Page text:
Football fans intend putting their rivalry to one side as they join forces in a bid to reduce ticket prices.
The Football Supporters' Federation is keen to see the price of away tickets set at a maximum of £20 to make it more affordable for travelling fans.
The group is holding a series of events as part of the Score Campaign: 'Twenty's Plenty for Away Tickets'.
Earlier this month Manchester City fans protested at paying £62 to see their side take on Arsenal at the Emirates.
Around 900 tickets were returned to the Premier League champions adding weight to the FSF's case.
The Metropolitan Police helped Arsenal's stewards remove a banner declaring '£62, where will it stop', claiming their actions were necessary to prevent a breach of the peace as fans had refused to take it down.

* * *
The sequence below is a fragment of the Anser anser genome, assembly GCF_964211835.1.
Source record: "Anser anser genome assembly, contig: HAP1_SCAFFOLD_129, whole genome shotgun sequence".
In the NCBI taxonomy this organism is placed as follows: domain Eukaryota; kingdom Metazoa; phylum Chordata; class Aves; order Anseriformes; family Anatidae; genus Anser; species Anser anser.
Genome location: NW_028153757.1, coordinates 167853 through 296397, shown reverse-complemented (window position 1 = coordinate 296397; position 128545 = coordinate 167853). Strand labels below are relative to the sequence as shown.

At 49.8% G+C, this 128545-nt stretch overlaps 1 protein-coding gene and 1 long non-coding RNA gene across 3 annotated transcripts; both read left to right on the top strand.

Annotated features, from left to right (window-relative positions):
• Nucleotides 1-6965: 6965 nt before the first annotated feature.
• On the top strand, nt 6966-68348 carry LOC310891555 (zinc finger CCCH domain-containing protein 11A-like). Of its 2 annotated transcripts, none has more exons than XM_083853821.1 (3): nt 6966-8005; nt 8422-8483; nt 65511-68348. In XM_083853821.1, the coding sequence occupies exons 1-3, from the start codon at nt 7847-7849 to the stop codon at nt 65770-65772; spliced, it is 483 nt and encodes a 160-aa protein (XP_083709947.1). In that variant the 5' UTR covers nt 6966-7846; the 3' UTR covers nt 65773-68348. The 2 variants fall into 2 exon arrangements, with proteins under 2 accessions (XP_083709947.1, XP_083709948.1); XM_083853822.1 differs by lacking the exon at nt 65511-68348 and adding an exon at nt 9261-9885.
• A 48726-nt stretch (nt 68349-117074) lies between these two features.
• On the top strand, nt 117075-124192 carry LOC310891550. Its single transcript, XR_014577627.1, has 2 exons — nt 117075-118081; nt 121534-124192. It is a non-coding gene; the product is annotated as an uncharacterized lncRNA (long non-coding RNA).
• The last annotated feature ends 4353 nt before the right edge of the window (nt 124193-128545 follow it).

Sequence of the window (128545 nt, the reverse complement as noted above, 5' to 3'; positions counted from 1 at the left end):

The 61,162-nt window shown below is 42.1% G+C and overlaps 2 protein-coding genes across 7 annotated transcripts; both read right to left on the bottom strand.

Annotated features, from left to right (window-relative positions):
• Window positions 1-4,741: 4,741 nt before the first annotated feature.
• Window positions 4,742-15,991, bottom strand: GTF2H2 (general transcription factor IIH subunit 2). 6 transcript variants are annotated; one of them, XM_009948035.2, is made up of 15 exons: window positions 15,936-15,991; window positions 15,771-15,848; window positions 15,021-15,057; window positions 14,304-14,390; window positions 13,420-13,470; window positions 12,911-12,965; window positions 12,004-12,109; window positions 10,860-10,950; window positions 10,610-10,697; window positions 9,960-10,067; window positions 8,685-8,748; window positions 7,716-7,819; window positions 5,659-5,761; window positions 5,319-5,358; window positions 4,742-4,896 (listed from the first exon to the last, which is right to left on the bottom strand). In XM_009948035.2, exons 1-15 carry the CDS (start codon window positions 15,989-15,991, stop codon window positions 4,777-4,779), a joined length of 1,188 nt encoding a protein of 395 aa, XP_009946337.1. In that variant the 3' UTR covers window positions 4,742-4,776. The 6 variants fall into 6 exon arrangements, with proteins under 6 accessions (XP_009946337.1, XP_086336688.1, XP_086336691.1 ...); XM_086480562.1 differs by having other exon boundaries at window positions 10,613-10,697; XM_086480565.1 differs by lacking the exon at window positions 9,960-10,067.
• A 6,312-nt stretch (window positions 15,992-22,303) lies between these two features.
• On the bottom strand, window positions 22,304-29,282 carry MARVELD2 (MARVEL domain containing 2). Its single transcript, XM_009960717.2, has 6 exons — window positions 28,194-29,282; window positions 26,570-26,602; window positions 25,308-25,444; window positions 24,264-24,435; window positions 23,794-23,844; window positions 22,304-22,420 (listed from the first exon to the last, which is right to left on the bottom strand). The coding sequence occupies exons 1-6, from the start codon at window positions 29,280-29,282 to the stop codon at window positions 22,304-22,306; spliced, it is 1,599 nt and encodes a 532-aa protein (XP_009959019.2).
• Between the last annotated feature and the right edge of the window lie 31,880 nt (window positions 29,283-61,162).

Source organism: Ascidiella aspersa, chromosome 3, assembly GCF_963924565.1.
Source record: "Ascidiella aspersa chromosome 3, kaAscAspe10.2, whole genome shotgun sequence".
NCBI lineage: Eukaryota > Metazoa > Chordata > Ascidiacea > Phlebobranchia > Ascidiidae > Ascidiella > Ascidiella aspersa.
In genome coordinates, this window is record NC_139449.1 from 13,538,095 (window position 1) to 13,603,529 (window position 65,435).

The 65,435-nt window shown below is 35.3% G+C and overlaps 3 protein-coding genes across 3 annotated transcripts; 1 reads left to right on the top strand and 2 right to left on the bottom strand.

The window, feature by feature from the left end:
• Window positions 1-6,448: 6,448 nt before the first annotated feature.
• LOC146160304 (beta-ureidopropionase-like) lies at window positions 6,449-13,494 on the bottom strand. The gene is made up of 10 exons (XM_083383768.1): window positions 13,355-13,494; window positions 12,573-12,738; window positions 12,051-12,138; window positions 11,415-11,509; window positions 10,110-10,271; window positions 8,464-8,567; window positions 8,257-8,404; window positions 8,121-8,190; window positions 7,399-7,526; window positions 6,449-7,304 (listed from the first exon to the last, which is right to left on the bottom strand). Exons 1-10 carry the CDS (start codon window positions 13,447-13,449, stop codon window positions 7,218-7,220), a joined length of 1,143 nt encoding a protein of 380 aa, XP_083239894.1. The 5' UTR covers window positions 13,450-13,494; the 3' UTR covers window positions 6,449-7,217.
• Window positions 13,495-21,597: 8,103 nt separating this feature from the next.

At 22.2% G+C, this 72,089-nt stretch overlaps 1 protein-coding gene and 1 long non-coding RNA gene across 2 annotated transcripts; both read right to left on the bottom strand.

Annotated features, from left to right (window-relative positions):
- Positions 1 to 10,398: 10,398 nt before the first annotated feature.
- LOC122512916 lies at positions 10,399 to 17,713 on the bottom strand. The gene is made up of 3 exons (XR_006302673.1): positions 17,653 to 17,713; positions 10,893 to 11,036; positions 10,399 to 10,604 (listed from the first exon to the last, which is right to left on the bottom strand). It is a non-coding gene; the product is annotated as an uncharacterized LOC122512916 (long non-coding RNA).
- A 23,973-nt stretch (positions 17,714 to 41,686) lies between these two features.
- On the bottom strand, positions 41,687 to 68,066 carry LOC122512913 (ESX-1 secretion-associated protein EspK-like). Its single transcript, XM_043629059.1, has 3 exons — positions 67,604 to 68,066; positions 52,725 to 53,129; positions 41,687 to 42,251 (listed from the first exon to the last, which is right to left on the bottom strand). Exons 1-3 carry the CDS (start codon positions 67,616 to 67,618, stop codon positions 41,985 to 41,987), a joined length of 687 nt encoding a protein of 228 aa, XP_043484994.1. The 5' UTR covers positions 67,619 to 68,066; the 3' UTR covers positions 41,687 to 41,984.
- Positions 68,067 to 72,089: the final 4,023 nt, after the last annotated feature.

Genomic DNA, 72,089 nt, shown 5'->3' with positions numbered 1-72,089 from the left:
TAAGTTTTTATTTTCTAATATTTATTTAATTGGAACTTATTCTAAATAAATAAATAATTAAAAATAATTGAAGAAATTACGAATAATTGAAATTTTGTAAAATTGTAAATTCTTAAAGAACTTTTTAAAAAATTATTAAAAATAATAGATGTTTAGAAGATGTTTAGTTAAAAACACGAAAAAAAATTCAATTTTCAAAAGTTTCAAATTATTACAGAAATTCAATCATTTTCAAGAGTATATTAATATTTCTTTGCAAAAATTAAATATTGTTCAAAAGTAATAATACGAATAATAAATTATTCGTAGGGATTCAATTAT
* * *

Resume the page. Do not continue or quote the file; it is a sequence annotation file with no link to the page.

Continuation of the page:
"Those who follow their team away are the distilled essence of the football fan - the hardcore," said FSF deputy chairman Martin O'Hara.
"Without away fans the atmosphere at games dies and football loses a large part of what makes it so special.
"Travelling supporters spend the most time and money on their team and that deserves recognition and reward.
"In the short term clubs might make a few extra quid by squeezing away fans dry but long-term vision is required."
Through a series of meetings to be held nationwide, the FSF hopes to persuade fans of all clubs to speak with one voice on the issue.
"We believe an away ticket price cap of £20 would make football more affordable and halt the decline in away fan attendances. The Score Campaign aims to make this a reality."
Last year the FSF carried out a National Fans' Survey of over 4,000 fans in which 92.2% of them said ticket prices were too high.